Glacial lakes a new Himalayan threat
For millions living in Himalayan mountains the faster melting glaciers are posing a new danger - glacial lakes that may burst. Chetan Chauhan reports.delhi Updated: Jul 19, 2011 22:02 IST
For millions living in Himalayan mountains the faster melting glaciers are posing a new danger - glacial lakes that may burst.
From just a few thousand lakes in mid 1900s, the number has grown over 20,000 lakes in the Himalayan belt from Pakistan in the west to Burma in the East, says a new United Nations Development Fund documentary highlighting the danger of climate change to 1.3 billion people living in downstream valley.
"Some of these lakes pose danger to habitations as there is a risk of overflowing," said Andrew Schild, director of Nepal based International Centre for Integrated Mountain Development (ICIMOD). About 15% of the lakes are said to be in the possible danger zone.
In 2005, Pareechu lake in China had burst in 2005 causing flash in the riverbed of Satluj in Himachal. At least 32 events of glacial lake overflows have been recorded in the Himalayan region causing huge lose to property and human life.
ICIMOD, a transnational body to monitor glaciers, says that lake Imja Toso in the Mount Everest region was non-existent in 1960s but now is one sq km in area and many lakes in eastern Himalayan region have increased by eight times over the past 40 years.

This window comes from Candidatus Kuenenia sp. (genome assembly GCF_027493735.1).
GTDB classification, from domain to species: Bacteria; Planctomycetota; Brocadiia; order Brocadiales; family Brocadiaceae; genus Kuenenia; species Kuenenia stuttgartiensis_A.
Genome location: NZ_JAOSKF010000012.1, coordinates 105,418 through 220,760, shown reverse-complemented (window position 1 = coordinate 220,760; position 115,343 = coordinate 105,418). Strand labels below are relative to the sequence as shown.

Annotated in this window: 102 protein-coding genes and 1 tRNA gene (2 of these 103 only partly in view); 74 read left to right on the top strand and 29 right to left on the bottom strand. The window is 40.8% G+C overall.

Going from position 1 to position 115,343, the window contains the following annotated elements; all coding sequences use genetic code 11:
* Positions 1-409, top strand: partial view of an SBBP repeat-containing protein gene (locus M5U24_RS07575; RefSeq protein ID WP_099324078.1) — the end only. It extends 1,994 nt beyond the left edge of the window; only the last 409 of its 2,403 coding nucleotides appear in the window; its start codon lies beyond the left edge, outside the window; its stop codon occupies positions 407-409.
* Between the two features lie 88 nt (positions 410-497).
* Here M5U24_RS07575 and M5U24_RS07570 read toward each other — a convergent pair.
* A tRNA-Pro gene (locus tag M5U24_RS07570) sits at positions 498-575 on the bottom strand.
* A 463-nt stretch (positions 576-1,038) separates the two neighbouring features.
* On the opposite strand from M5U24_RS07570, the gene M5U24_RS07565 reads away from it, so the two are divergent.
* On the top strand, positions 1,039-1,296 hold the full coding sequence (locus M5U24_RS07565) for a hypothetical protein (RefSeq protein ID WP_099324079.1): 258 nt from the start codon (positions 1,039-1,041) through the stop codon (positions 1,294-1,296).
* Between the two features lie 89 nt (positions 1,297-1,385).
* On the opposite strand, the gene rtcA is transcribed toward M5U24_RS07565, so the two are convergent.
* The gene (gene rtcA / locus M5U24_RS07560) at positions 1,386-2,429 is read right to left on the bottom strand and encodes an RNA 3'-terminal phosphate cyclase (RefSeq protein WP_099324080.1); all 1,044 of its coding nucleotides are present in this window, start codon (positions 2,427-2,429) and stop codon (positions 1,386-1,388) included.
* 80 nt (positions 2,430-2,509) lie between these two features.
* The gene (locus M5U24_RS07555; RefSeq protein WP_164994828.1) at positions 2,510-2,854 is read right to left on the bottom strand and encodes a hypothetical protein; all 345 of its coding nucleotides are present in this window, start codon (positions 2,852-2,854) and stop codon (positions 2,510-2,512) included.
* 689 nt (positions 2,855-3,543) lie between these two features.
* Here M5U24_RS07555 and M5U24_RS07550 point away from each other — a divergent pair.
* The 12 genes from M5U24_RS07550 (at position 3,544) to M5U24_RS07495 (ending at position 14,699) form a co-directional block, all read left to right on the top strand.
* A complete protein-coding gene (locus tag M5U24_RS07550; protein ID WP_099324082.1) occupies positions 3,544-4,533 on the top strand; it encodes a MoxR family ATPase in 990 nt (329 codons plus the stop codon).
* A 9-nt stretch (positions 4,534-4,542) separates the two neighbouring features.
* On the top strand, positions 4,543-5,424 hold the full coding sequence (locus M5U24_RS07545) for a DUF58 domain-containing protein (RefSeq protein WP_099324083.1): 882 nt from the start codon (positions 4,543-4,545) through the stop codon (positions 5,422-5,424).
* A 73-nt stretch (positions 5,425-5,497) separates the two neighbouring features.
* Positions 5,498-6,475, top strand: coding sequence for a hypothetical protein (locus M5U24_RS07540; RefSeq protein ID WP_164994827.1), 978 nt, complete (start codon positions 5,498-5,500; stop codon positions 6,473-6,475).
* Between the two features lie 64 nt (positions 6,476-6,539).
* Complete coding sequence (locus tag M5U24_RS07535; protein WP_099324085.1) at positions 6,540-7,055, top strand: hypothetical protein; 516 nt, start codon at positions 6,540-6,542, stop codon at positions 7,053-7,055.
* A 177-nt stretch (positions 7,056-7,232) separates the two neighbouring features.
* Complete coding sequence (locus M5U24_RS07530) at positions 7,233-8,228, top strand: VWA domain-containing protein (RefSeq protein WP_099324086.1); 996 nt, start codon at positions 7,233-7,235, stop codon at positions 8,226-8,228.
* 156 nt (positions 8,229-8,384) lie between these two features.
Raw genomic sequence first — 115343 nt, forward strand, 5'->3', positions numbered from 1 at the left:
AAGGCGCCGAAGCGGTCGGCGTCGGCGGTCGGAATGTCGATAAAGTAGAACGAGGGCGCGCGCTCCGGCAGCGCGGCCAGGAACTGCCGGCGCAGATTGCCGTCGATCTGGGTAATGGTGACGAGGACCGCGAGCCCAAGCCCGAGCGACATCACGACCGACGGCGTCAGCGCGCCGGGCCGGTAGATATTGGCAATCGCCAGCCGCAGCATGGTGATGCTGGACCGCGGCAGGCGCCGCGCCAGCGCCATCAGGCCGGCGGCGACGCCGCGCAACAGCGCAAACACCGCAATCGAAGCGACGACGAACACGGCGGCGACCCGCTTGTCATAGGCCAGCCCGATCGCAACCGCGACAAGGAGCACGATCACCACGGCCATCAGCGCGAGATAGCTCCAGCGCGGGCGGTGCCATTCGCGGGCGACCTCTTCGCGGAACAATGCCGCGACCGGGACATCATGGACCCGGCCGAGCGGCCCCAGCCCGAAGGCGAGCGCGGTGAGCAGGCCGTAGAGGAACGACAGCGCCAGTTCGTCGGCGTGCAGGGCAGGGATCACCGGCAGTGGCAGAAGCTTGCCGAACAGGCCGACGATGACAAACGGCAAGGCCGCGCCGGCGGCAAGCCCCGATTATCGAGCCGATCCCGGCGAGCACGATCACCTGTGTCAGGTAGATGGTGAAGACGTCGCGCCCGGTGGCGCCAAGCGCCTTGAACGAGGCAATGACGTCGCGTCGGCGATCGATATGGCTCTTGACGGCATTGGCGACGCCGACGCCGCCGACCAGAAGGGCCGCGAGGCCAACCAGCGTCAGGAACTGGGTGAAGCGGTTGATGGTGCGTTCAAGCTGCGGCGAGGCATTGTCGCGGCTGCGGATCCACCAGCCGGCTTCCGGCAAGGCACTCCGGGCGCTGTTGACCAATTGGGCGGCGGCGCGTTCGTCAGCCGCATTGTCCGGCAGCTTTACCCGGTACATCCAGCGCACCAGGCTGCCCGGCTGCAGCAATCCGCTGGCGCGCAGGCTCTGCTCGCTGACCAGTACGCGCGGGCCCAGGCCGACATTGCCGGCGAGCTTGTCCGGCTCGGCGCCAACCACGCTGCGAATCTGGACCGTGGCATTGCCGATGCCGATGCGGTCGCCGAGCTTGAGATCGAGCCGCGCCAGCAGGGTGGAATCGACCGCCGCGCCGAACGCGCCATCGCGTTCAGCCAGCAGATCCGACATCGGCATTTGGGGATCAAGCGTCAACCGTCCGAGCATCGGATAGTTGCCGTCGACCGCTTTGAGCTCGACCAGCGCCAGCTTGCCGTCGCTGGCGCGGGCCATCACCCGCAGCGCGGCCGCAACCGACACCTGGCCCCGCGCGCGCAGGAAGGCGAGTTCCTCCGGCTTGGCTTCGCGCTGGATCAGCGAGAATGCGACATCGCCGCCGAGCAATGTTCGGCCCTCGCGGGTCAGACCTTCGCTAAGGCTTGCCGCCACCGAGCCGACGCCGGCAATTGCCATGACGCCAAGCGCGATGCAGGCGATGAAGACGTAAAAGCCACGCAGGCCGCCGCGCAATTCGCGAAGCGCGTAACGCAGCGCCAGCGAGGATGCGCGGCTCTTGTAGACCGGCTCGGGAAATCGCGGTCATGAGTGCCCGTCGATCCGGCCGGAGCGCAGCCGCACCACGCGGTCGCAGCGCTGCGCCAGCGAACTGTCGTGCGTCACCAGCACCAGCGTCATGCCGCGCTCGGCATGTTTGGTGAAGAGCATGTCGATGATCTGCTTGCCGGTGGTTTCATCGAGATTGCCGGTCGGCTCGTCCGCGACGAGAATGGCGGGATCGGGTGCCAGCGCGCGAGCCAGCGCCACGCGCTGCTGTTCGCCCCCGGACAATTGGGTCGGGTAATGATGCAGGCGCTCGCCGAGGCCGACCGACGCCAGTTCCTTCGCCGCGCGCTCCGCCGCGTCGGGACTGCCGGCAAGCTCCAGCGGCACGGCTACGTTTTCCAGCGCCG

It is just tip of the iceberg as flow of water into glacial lakes is expected to increase further with half of the 32,000 glaciers expected to melt by end of this century. About 75% of glaciers in Indian part of Himalayan region are retreating at a faster than ever before, a recent Indian Space Research Organisation (ISRO) analysis said.
Ajay Chibber, under secretary in the United Nations said there are some successful solutions to fight danger of glacier lakes. One such solution highlighted in the documentary was of a glacial lake in Bhutan where manually drainage for excess water was created and boulders removed.
The melting glaciers posed a different kind of livelihood problem in Ladakh, where agriculture production had been on decline till Chhewang Norphel came out with a unique solution - creating artificial glaciers.
It was done by diverting water from streams to colder region to form ice during winter. During summer the water from these artificial glaciers was used to irrigate agriculture land. This won Norphel a UN award on Tuesday. "The cost of creating such a glacier is Rs three to 10 lakh and it can be built in one season," he said.
What everyone including rural development minister Jairam Ramesh agreed was that melting of Himalayan glaciers pose a livelihood challenge to people in the hills and on the eight major rivers such as Ganga and Indus that flow from Himalayas. "We all have to work together to find a solution," Ramesh said, in a sms message read at a conference on Tuesday.